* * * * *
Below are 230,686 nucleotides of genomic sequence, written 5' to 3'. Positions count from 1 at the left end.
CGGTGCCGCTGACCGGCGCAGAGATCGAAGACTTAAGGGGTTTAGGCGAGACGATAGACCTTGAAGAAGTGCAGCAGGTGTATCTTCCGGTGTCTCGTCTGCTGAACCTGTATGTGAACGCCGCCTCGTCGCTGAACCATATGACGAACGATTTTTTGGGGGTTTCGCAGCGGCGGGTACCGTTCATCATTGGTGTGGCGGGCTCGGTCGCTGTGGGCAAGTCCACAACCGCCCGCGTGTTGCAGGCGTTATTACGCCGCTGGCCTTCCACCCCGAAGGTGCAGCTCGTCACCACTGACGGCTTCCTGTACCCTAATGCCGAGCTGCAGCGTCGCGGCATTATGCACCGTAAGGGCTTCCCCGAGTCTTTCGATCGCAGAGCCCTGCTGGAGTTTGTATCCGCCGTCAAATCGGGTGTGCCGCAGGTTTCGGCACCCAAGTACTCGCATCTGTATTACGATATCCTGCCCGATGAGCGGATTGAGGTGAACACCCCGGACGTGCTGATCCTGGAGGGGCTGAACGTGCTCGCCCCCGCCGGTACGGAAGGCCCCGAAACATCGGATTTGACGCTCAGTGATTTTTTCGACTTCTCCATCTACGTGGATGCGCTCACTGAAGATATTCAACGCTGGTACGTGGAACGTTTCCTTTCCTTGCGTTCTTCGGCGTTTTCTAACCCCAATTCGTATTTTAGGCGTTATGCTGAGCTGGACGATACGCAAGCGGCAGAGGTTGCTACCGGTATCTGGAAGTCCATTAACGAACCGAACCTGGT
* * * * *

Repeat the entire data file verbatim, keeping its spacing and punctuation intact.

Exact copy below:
Below are 230,686 nucleotides of genomic sequence, written 5' to 3'. Positions count from 1 at the left end.
CGGTGCCGCTGACCGGCGCAGAGATCGAAGACTTAAGGGGTTTAGGCGAGACGATAGACCTTGAAGAAGTGCAGCAGGTGTATCTTCCGGTGTCTCGTCTGCTGAACCTGTATGTGAACGCCGCCTCGTCGCTGAACCATATGACGAACGATTTTTTGGGGGTTTCGCAGCGGCGGGTACCGTTCATCATTGGTGTGGCGGGCTCGGTCGCTGTGGGCAAGTCCACAACCGCCCGCGTGTTGCAGGCGTTATTACGCCGCTGGCCTTCCACCCCGAAGGTGCAGCTCGTCACCACTGACGGCTTCCTGTACCCTAATGCCGAGCTGCAGCGTCGCGGCATTATGCACCGTAAGGGCTTCCCCGAGTCTTTCGATCGCAGAGCCCTGCTGGAGTTTGTATCCGCCGTCAAATCGGGTGTGCCGCAGGTTTCGGCACCCAAGTACTCGCATCTGTATTACGATATCCTGCCCGATGAGCGGATTGAGGTGAACACCCCGGACGTGCTGATCCTGGAGGGGCTGAACGTGCTCGCCCCCGCCGGTACGGAAGGCCCCGAAACATCGGATTTGACGCTCAGTGATTTTTTCGACTTCTCCATCTACGTGGATGCGCTCACTGAAGATATTCAACGCTGGTACGTGGAACGTTTCCTTTCCTTGCGTTCTTCGGCGTTTTCTAACCCCAATTCGTATTTTAGGCGTTATGCTGAGCTGGACGATACGCAAGCGGCAGAGGTTGCTACCGGTATCTGGAAGTCCATTAACGAACCGAACCTGGT